What is my Structure?

Rohan Brown

We often find that business owners do not understand what entity type/structure they operate as. One of the most common examples we see is when a Trust with a Corporate Trustee is used however the business owner believes they are operating as a Company.

So… what are the differences and what are the benefits of each structure?

The most common structures that you will come across are Sole Traders and Partnerships. Simply put a Partnership is like a Sole Trader with a number of partners. This is a very common structure for mum and dad type businesses. It is easy to setup and close, but offers very little in the way of asset protection in it’s own right.

A Company is a separate legal entity and operates much as an individual person would. It owns it’s own assets, can sue or be sued, and pays tax in it’s own right. It has shareholder/s that own it and therefore are entitled to a share of the profits at such times as the Company distributes profits (called Dividends). Directors are the individuals who operate the business day-to-day and execute contracts etc. This structure adds significant asset protection since it separates the shareholders from the business, and from the risks associated with the business. There can be some risk involved for Directors, but they are generally safe provided they act properly.

Another very common structure is Trusts. These come in a number of styles, but generally are Discretionary or Unit Trusts. A Unit Trust will generally have fixed entitlements to distribute profits, whereas a Discretionary Trust has the ability to distribute to a specific list of beneficiaries at their discretion.

A Trust has a couple of key people or entities involved. Firstly there are beneficiaries – being those that may receive income. These are either the Unit Holders or related parties to the Specified Beneficiaries (i.e. Spouse, parents, children, grandchildren, companies controlled etc).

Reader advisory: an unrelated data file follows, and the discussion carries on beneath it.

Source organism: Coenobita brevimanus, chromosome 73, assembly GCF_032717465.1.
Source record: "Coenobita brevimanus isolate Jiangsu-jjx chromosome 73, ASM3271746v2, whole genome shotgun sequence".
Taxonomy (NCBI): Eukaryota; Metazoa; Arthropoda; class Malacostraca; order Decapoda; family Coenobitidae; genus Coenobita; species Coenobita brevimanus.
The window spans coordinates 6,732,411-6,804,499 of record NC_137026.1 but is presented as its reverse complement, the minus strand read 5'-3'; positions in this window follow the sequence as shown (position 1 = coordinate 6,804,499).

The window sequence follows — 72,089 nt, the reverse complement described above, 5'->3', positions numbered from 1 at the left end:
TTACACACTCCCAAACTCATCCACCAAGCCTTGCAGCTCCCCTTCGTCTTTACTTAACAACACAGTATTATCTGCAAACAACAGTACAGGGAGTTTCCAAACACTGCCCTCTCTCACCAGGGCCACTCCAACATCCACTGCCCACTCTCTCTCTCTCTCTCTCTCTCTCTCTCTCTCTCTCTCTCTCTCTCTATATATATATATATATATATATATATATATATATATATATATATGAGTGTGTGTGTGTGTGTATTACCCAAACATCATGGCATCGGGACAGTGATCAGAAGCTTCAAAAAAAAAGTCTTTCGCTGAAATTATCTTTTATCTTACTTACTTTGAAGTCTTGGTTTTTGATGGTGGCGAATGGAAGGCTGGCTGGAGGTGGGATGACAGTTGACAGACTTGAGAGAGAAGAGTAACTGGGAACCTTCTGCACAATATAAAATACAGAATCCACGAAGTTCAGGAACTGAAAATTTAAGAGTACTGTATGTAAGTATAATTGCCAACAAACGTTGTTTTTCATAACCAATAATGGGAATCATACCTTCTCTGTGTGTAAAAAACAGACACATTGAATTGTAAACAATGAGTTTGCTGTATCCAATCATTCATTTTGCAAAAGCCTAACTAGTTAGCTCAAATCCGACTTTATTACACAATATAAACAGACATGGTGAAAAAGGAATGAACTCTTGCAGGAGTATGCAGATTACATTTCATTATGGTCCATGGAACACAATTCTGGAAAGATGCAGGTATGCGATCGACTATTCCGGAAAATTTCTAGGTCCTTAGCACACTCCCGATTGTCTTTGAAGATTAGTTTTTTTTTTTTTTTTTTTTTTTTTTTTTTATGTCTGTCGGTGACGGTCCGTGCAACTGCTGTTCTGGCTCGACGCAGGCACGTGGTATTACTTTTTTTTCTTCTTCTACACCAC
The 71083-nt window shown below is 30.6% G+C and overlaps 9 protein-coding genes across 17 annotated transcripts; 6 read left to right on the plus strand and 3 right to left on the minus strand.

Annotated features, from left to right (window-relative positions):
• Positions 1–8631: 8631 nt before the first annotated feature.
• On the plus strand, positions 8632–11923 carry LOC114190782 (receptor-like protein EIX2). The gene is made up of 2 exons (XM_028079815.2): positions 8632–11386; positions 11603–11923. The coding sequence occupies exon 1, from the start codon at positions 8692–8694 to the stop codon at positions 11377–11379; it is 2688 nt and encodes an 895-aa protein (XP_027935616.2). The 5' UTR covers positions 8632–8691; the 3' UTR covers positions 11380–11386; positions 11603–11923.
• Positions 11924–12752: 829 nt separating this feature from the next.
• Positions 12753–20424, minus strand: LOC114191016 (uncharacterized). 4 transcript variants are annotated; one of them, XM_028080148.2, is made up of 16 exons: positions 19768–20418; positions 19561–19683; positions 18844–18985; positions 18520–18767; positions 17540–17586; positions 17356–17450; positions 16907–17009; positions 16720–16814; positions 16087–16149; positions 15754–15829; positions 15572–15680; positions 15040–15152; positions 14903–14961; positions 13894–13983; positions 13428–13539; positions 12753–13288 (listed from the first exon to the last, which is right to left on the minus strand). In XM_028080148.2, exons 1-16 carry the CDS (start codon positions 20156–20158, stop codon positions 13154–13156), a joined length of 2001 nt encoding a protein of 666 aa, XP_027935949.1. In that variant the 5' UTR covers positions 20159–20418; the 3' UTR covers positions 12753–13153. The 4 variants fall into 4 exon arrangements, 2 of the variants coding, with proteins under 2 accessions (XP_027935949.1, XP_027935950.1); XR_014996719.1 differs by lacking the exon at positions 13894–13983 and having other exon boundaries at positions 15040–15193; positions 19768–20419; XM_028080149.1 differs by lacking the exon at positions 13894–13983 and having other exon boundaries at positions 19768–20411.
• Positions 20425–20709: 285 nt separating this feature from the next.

The Trust will also have a Trustee – being the day to day controller and in whose name assets are held. The Trustee can be either an individual or, to create clear separation between the individuals and the Trust, a Company is often utilised (e.g. ABC Pty Ltd as Trustee for The ABC Trust). This is the reason many business owners can mistakenly believe they operate as a Company.

The third key individual/entity involved in a Trust is a very crucial party and is referred to as the Appointor – The Appointor is the ultimate controller as their main task is to appoint and remove the Trustee.

There are many pros and cons to each structure and often a combination of the above structures will be used to provide the best business and asset structuring.

If you would like any further information in relation to structures or would like to review your structure please contact us at Green Taylor Partners. We can provide advice on your current structure and also offer possible options going forward.

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